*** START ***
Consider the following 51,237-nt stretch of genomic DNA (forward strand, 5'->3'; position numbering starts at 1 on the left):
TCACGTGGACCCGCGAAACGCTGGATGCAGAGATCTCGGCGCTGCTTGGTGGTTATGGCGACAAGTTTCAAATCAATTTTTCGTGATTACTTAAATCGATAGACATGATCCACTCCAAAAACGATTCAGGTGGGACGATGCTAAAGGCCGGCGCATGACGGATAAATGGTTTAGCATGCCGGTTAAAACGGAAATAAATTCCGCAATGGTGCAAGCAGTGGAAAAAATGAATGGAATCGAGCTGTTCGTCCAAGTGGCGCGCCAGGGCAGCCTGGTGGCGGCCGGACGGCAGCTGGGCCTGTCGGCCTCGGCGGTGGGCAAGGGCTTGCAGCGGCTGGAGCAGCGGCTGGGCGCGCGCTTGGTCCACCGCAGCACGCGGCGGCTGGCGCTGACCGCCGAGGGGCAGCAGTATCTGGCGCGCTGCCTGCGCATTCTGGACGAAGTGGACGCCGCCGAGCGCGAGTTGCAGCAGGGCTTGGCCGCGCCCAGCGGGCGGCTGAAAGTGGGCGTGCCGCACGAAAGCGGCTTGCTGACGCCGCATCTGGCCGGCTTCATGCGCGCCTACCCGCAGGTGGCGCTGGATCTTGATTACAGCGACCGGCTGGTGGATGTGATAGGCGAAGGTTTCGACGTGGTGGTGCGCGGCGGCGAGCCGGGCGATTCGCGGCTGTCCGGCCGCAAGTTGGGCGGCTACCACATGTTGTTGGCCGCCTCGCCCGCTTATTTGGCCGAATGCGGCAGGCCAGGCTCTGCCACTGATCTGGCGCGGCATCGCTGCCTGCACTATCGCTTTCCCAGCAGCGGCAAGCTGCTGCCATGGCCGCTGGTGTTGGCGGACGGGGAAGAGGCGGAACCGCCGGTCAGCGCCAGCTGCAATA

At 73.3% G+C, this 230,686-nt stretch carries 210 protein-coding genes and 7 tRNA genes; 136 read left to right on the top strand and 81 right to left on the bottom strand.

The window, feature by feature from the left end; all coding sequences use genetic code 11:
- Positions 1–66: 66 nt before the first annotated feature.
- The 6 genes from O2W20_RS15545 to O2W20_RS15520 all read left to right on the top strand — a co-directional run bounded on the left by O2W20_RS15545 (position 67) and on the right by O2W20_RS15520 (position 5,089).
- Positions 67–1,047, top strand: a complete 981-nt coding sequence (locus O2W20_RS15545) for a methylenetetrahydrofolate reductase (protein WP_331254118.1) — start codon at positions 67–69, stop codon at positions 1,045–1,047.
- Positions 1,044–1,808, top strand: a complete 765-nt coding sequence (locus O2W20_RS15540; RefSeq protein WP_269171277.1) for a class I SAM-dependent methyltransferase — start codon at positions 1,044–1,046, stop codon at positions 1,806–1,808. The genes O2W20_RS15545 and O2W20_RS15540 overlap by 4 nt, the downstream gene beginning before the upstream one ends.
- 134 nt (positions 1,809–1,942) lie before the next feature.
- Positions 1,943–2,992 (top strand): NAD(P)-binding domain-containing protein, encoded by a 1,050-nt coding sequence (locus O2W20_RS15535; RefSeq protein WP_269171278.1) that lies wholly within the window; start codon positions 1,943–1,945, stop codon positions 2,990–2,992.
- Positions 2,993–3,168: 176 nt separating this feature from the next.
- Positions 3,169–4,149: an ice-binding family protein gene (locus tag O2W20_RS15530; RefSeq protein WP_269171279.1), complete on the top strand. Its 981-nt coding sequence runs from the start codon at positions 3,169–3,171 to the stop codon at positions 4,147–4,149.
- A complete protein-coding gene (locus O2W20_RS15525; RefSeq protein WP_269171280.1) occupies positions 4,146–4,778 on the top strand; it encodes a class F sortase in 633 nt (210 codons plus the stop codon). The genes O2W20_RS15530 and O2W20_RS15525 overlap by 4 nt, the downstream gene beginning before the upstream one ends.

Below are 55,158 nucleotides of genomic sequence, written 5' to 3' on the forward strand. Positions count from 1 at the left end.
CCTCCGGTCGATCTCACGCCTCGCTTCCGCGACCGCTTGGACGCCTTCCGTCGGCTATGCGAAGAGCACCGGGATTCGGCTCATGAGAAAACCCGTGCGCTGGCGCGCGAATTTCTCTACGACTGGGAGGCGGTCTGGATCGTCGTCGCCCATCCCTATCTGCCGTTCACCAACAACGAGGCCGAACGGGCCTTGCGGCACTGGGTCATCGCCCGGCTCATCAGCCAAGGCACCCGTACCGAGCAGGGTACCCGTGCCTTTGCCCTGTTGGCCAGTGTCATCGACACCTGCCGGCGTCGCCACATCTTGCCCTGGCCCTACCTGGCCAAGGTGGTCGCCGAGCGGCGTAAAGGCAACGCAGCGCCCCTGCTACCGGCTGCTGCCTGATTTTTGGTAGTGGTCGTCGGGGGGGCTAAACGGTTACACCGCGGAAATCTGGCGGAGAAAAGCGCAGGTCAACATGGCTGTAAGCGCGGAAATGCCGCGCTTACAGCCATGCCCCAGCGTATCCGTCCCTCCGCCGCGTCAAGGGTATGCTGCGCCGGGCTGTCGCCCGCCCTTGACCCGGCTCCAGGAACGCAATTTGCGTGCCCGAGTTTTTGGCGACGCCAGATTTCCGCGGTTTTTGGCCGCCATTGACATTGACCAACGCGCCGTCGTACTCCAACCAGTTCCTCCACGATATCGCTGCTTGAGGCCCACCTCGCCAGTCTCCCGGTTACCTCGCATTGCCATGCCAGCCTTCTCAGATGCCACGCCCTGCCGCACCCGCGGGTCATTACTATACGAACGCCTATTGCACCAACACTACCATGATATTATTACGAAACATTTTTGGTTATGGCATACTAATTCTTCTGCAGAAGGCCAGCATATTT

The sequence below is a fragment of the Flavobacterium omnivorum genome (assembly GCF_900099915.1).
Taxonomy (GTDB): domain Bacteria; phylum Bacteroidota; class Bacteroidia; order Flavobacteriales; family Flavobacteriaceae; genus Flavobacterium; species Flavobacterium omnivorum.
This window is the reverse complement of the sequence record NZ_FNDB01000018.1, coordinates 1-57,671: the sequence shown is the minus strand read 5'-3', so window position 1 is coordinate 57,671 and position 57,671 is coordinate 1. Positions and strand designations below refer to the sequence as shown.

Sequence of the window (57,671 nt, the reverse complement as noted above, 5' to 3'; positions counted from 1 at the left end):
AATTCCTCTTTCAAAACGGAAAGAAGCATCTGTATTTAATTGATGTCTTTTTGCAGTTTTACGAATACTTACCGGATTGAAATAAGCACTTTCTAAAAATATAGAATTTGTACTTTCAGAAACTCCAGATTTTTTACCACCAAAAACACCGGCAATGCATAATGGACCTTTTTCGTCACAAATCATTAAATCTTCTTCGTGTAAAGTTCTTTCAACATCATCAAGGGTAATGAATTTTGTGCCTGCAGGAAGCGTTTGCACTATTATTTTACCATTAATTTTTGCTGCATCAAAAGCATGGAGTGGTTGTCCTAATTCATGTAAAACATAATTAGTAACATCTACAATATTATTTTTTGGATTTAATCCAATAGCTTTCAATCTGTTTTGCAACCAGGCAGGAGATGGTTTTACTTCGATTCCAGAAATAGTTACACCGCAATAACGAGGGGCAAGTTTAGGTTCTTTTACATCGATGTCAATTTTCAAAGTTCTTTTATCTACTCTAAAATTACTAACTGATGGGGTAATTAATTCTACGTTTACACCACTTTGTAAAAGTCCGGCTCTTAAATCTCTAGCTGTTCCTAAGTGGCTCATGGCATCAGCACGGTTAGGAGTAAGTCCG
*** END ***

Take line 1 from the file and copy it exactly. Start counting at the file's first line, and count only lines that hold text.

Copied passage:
Consider the following 51,237-nt stretch of genomic DNA (forward strand, 5'->3'; position numbering starts at 1 on the left):